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Applied math is undergrad's ticket to law enforcement

Arizona State University undergrad Nathan Brockman
December 08, 2014

Arizona State University’s applied mathematics for the life and social sciences program is designed to equip students to use math modeling and computation in the resolution of real-world problems. Many of its students focus on areas like sustainability and epidemiology.

Undergraduate Nathan Brockman is using it to build a solid foundation for a career in law enforcement, a field where problem-solving and critical thinking skills may mean the difference between life and death.

As a child, Brockman admired police officers and firefighters, and hoped to grow up to be one. “I wanted to be just like them, going around every day protecting and helping out others who need it,” he says.

As he grew older, he leaned more toward the police side because of his interest in justice and his athleticism – he was MVP of his high school team and received the First Team All-Section MLB.

Brockman is aiming for a career with the force and eventual placement as a homicide detective or SWAT team member.

The Scottsdale, Arizona, native is already working with his hometown police department. As a high school sophomore, he entered Scottsdale’s Police and Fire Public Safety Teen Academy, where he got a taste of the training required of police officers and firefighters, as well as an idea about these professionals’ everyday lives. He took to the material immediately and was presented with the Overall Recruit award at the end of the program.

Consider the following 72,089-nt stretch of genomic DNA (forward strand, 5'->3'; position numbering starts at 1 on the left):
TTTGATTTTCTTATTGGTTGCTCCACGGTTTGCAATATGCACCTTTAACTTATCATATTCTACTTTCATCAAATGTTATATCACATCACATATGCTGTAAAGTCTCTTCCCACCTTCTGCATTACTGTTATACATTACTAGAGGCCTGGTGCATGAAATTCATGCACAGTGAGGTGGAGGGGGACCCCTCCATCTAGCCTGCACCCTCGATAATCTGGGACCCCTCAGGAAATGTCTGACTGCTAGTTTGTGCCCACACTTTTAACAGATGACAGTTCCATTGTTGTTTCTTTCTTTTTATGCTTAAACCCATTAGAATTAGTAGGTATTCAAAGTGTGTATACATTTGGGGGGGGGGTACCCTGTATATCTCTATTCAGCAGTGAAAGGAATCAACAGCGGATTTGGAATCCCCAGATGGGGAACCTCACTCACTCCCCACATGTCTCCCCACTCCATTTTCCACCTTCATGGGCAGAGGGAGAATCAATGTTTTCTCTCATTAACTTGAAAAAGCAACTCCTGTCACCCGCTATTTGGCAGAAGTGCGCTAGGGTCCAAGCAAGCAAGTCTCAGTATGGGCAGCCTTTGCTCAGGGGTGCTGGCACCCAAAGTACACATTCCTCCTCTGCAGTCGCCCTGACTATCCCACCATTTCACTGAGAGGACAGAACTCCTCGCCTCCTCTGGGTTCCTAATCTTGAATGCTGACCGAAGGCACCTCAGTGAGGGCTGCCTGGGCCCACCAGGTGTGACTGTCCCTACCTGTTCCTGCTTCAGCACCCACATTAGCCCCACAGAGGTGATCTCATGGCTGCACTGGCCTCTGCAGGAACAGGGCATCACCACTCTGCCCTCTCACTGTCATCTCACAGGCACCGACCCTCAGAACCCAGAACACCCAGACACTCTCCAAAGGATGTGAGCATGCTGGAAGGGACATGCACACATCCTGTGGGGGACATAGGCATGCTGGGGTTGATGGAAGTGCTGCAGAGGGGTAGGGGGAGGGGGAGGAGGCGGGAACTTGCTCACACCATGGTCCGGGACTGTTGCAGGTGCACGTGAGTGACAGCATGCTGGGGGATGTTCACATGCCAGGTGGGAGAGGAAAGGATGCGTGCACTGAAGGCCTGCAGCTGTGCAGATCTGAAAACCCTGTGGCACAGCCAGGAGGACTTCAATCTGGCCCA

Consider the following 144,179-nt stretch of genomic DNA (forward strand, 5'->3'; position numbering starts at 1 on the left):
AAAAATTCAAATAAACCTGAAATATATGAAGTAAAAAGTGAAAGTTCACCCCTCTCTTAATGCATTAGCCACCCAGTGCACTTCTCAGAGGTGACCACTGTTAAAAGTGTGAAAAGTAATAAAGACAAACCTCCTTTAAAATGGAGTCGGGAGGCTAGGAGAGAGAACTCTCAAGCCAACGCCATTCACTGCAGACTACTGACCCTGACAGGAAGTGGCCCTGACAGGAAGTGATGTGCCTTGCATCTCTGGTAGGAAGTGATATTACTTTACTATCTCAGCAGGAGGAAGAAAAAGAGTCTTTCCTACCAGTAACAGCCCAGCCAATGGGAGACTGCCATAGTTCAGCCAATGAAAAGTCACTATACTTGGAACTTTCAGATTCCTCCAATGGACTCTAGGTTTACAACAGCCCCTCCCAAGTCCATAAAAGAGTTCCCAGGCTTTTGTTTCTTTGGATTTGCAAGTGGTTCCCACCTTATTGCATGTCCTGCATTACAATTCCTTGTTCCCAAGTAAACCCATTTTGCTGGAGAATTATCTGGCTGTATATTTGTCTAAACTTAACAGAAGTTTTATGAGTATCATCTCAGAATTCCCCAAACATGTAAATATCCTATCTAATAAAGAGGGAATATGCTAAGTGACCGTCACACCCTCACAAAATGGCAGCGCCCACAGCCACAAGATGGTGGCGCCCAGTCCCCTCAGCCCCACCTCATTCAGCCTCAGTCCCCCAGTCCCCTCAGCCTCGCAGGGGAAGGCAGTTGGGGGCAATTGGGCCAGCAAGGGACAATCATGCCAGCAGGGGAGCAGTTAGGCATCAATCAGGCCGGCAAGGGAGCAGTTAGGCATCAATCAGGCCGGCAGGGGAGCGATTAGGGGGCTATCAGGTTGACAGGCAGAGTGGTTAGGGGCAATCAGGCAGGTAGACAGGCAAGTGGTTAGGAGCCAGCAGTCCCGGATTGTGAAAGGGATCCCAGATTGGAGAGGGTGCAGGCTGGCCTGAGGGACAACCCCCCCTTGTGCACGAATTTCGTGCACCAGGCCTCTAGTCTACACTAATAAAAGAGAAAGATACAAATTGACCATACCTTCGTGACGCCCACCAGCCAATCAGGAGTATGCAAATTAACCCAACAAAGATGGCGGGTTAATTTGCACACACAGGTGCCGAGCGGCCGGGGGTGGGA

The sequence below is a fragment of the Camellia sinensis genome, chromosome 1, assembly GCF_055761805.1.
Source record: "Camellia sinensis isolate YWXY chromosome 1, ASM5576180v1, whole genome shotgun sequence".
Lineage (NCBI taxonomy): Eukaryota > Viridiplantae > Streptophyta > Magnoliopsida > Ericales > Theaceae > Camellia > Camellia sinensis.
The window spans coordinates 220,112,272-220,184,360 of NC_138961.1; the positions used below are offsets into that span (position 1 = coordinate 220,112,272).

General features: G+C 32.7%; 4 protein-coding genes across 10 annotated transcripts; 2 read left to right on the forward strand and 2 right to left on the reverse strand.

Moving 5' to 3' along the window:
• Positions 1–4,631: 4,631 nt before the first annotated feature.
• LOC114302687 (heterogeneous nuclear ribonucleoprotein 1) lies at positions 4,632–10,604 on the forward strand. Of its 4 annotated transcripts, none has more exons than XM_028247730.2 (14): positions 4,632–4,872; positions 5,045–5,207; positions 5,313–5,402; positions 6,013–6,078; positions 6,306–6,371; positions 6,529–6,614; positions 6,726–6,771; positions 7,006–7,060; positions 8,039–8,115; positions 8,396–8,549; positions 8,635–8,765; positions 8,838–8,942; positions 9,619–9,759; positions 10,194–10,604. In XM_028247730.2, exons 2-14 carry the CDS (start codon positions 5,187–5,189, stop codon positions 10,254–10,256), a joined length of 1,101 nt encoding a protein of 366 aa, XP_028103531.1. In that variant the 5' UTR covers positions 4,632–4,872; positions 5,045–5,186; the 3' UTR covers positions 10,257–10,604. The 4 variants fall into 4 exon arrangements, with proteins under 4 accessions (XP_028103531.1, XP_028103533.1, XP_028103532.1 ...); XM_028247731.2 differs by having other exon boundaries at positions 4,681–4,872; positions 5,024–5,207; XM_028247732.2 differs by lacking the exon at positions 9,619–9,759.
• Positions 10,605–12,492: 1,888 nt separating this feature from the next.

The next year, he was invited back to participate in the Advanced Teen Academy as one of a small and select group of high-performing youth who are interested in careers in law enforcement.

Last year, Brockman was asked to step into a different role in the academy by serving as a junior training officer.

Moving from high school to college was challenging for Brockman, who viewed some of the changes as good and some as bad but most as simply different. Now, as he nears the end of his first semester at ASU, he has adjusted to his new life.

“A big help has been all of the tutoring and resources that ASU presents its students with in order to succeed,” he notes.

Though he almost pursued a criminal justice major, math-lover Brockman turned to the applied mathematics for the life and social sciences program because of its innovation and location.

Offered by the School of Human Evolution and Social Change in the College of Liberal Arts and Sciences, the major offers a different approach to – and way of applying – mathematics.

“It's like taking math and putting it into real-life situations and doing a lot of statistics work,” says Brockman, who was intrigued by the concept and saw the value of that knowledge base in everyday life. He feels confident about the program's ability to provide him with a secure launching pad for his career.

He is also glad to be at the Tempe campus because of its convenience for ASU football tryouts. Brockman is working out to increase speed and strength for a 2015 go.